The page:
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G.M. Stock Offer to Retirees: Just Say No

When General Motors sells stock to the public this week the company will set aside 5% of the deal -- some 365 million shares -- for retirees, their surviving spouses and current personnel. At first blush, this IPO (initial public offering) is tempting. But buying into it would be a terrible decision.

Certainly, G.M. employees and retirees have reason to think about getting in on the ground floor of the car company's recovery in an effort to repair the damage their retirement plans suffered in recent years. Through their pension plan and other savings vehicles these folks owned a lot of old G.M. shares that went to zero.

Another attraction: this is shaping up as a hot IPO. The long advertised price of $26 to $29 a share has been boosted to $32 to $33 because of strong institutional demand, which all but guarantees that the stock price will rise in the first few days. Most individual investors don't have a shot at buying at the IPO price. Those who do may be able to flip the stock for a quick gain.

But rapid trades are not how you grow wealth over long periods of time, and this kind of investing sets the wrong example for your kids. Quick hits don't work with any consistency. Besides, even if G.M. moves higher initially, how will you know when speculative demand has been sated and it's time to sell?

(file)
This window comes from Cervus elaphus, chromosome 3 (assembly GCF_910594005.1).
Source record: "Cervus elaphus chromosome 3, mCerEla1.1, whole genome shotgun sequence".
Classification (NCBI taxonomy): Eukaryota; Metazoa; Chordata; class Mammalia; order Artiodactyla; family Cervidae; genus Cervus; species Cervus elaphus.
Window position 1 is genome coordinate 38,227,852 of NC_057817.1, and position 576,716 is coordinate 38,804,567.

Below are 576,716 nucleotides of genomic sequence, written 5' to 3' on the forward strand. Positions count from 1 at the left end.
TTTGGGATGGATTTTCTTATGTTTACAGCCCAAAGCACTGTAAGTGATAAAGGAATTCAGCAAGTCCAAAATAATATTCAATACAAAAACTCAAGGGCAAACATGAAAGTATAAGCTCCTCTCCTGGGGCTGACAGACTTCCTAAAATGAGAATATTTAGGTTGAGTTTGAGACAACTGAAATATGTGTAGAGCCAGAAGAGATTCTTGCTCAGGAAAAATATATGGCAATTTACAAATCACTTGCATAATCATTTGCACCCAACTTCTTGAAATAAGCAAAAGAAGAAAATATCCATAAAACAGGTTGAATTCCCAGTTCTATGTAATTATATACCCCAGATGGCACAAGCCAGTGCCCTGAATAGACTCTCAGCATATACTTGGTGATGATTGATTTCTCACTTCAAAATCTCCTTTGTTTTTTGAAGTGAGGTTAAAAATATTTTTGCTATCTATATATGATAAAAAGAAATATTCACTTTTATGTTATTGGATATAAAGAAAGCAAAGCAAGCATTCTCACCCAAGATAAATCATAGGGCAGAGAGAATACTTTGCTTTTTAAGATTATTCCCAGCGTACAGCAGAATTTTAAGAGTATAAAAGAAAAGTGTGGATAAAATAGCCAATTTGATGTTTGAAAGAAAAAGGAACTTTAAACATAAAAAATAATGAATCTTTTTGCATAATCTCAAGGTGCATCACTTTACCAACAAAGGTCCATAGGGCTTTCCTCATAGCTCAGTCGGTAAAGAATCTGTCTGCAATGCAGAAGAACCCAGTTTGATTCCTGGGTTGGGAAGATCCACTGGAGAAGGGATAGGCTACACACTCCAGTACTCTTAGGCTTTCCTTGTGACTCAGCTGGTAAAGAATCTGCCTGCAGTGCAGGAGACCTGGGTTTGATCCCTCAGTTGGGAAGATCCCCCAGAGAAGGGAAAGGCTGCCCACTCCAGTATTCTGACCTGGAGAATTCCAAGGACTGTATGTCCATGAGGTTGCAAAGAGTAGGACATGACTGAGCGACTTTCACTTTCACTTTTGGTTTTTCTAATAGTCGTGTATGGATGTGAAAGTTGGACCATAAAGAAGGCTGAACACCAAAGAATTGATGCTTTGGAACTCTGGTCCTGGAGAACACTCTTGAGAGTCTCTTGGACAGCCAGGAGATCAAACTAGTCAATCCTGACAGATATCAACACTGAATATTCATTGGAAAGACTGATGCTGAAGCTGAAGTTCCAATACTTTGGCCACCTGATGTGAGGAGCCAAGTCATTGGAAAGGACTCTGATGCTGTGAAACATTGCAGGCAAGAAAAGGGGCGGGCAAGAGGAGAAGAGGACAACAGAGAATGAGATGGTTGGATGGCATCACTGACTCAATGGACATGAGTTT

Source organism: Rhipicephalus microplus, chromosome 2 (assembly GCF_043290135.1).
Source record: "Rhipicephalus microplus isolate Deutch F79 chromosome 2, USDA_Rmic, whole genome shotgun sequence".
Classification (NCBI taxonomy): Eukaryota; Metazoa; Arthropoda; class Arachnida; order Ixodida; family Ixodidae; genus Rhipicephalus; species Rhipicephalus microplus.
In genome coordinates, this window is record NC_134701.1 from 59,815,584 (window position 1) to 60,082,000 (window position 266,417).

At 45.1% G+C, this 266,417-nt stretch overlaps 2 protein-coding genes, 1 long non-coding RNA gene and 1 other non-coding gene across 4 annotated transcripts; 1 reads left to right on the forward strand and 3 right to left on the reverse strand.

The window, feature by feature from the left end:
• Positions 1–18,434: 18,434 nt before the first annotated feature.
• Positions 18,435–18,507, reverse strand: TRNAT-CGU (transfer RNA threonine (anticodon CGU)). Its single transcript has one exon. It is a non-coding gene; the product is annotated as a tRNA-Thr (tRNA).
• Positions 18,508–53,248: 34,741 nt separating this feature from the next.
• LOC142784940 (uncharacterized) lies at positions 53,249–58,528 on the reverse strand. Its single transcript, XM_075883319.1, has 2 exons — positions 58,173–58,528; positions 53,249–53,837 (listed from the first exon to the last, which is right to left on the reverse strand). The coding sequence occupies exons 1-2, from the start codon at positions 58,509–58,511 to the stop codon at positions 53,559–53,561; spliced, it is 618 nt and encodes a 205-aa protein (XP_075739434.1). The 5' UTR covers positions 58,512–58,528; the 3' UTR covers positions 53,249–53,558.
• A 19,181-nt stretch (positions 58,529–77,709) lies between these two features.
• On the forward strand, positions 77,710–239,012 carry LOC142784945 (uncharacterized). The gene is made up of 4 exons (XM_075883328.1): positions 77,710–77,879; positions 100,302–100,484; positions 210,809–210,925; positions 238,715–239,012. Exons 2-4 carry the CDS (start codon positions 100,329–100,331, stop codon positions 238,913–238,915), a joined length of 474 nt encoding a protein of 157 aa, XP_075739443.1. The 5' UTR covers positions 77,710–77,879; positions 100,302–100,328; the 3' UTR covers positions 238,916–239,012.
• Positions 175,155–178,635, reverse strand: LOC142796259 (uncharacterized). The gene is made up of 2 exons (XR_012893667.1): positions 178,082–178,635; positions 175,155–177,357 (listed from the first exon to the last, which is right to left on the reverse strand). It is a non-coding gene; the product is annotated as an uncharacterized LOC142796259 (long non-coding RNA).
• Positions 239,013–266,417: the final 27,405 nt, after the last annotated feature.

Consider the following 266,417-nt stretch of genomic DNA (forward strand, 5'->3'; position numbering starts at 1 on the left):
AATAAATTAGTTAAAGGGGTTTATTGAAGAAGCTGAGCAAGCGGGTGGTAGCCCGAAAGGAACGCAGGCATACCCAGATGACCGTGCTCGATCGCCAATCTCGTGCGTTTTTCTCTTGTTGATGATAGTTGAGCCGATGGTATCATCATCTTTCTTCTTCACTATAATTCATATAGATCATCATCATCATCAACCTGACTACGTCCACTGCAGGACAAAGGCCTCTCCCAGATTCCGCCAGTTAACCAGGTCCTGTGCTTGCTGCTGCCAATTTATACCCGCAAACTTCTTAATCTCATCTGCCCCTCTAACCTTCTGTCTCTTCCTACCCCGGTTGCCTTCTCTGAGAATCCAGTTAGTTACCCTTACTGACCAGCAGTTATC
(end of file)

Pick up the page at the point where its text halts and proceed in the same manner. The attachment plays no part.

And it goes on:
Here are four reasons that G.M. current and former employees should stand clear of this IPO:

· You are too emotionally attached Employees and retirees already have much riding on the resurgence of G.M. in the form of wages and benefits, and possibly even psychological well being. That's a big stake. Why put more at risk here? There plenty other stocks to own.

· You learned the drawbacks of company stock Employees who are offered company stock in their 401(k) plans tend to own more than they should. This kind of concentration can wreck a portfolio if the company tanks, as has been the case many times in the past with firms like Citigroup, Enron, Bears Stearns and, well, the old G.M. Do you really want to load up again?

· The new G.M. is unproven Yes, the latest earnings report tells a rosy story. But this company is only 16 months removed from bankruptcy, and even after the IPO it will be 26% owned by the government; its unions will have a big stake too. Those are two powerful interests that may distract management from making the investments that are needed to make great cars.

· This isn't the roaring '90s Little more than a decade ago you could count on just about any IPO trading higher immediately and rising for weeks or even months before speculative demand dried up. We're in a different world today. A slew of IPOs from earlier this year are trading well below their offering price, including Global Geophysical Services (-42%) and S&W Seed Co. (-41%). True, those aren't exactly goliaths of global business. But after what you've just been through as a G.M. stakeholder, how would you feel about fresh numbers like those in your savings plan?

Photo courtesy Flickr user laciebabenco